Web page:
Apple patches iPhone security flaw

San Francisco (CA) – Apple  has patched a critical iPhone security flaw with a 300MB firmware update. The vulnerability – identified by Charlie Miller and Collin Mulliner – was disclosed during a ‘teachable moment’ at the Black Hat conference in Las Vegas.

According to Mulliner, hackers could exploit the flaw to prevent users from making calls, acccessing the Internet and exchanging text messages. The dynamic duo also confirmed that they had tested the vulnerability on four German carrier networks. The hacks – which are reportedly enabled by an SMS memory corruption bug – were also successfully implemented over the AT&T network in the US.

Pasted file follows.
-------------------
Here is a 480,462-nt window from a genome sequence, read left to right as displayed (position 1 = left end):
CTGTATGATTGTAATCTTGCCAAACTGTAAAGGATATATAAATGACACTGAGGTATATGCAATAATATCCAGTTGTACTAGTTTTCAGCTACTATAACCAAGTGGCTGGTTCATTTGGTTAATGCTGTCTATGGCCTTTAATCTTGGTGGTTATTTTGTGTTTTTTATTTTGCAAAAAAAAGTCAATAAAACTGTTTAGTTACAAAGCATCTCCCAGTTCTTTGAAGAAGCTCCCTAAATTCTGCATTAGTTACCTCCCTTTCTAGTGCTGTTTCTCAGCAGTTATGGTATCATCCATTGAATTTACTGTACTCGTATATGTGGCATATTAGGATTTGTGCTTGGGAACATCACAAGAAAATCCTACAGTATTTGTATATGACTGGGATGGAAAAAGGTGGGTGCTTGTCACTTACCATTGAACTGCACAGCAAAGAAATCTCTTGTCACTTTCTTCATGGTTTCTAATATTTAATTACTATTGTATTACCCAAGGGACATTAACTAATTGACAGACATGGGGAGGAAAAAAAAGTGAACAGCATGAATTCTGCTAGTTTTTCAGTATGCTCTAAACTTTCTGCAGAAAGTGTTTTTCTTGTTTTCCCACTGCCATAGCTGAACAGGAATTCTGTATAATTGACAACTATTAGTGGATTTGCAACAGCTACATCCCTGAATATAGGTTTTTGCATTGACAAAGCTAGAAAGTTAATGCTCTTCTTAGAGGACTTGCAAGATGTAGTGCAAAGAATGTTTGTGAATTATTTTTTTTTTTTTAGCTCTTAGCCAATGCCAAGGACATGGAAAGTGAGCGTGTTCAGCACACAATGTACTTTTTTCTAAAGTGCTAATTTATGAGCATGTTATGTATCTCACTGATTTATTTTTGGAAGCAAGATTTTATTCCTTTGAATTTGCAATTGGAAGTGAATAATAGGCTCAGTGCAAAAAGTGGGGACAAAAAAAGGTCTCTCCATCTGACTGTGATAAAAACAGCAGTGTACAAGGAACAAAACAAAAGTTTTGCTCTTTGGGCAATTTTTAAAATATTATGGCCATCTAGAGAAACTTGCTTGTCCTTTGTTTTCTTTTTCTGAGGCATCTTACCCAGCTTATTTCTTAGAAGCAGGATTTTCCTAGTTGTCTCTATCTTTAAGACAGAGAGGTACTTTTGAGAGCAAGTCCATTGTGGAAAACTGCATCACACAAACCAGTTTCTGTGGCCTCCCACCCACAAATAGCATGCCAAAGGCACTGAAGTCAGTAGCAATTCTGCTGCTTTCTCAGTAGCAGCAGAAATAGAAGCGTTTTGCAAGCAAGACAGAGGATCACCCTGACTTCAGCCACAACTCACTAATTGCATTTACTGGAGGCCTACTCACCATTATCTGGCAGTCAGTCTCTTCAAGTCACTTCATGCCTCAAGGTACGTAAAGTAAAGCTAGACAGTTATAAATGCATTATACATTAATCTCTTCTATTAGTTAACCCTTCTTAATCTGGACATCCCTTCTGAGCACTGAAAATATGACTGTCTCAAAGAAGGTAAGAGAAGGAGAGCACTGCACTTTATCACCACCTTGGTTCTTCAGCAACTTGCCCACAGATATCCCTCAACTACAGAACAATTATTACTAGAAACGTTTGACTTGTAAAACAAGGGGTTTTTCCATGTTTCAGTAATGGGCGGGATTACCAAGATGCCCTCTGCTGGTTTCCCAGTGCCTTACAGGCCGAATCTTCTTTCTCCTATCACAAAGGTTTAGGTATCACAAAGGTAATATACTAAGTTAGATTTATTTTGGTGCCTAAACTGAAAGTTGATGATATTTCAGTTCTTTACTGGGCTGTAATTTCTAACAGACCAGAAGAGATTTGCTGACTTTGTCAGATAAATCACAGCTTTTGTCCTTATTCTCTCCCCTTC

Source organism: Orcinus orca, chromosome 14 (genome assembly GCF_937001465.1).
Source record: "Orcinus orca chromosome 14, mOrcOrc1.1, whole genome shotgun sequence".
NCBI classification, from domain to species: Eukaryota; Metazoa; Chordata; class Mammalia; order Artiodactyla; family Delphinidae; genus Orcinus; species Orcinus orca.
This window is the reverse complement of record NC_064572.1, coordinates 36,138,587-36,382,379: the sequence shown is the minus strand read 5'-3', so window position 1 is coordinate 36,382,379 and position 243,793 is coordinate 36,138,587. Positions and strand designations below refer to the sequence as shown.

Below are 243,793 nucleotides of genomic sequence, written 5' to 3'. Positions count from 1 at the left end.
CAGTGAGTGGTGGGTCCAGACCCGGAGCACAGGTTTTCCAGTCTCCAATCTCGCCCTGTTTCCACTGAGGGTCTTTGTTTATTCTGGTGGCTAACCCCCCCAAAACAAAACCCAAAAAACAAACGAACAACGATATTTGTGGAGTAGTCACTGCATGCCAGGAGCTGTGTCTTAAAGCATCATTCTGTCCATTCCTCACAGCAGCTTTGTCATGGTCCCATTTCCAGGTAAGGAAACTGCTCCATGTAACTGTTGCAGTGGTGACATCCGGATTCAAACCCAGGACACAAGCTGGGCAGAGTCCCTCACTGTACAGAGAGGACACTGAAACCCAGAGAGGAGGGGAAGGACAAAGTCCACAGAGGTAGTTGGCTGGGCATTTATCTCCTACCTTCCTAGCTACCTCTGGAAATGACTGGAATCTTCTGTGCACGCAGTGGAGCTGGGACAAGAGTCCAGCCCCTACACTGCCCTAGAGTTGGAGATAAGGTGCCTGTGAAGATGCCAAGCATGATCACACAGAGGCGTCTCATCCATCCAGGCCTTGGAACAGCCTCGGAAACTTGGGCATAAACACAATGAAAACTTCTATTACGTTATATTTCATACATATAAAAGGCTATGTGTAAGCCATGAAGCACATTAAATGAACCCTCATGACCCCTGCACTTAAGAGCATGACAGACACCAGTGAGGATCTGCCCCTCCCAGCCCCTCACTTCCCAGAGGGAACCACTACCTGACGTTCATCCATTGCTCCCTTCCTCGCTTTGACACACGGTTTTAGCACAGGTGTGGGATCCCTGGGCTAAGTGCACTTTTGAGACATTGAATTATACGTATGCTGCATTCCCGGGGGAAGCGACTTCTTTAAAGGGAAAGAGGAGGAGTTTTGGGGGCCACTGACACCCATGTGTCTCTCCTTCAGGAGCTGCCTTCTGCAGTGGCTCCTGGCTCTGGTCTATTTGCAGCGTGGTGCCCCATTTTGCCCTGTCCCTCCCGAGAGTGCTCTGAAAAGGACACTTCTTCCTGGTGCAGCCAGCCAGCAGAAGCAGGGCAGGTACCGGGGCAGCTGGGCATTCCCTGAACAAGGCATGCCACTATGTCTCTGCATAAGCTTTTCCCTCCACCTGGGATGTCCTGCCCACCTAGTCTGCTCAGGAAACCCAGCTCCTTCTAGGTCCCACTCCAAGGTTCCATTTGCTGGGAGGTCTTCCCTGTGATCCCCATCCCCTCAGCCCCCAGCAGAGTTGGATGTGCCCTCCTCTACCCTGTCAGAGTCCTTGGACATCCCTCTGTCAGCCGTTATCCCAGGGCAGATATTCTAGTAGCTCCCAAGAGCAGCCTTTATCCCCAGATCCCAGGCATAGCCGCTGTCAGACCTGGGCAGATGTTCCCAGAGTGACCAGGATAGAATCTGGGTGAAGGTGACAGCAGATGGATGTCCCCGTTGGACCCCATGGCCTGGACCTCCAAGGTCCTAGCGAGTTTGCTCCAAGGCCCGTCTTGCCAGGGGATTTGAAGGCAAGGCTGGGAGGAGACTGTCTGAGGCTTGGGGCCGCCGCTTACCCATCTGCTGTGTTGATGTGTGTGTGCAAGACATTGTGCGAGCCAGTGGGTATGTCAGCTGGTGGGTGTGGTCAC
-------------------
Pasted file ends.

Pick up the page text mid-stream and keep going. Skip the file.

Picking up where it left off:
Nevertheless, Club Cupertino has attempted to downplay the threat posed by the vulnerability.

“Contrary to what’s been reported, no one has been able to take control of the iPhone to gain access to personal information using this exploit,” an Apple spokesman claimed in an e-mailed statement to the Wall Street Journal.

However, the company did admit that receiving a malicious SMS message could lead to service interruptions or random code execution.

“A memory corruption issue exists in the decoding of SMS messages. Receiving a maliciously crafted SMS message may lead to an unexpected service interruption or arbitrary code execution,” Apple confirmed in an official statement. “This update addresses the issue through improved error handling. Credit to Charlie Miller of Independent Security Evaluators, and Collin Mulliner of Fraunhofer SIT for reporting this issue.”

Firmware update 3.0.1 for the iPhone is currently available for download via iTunes.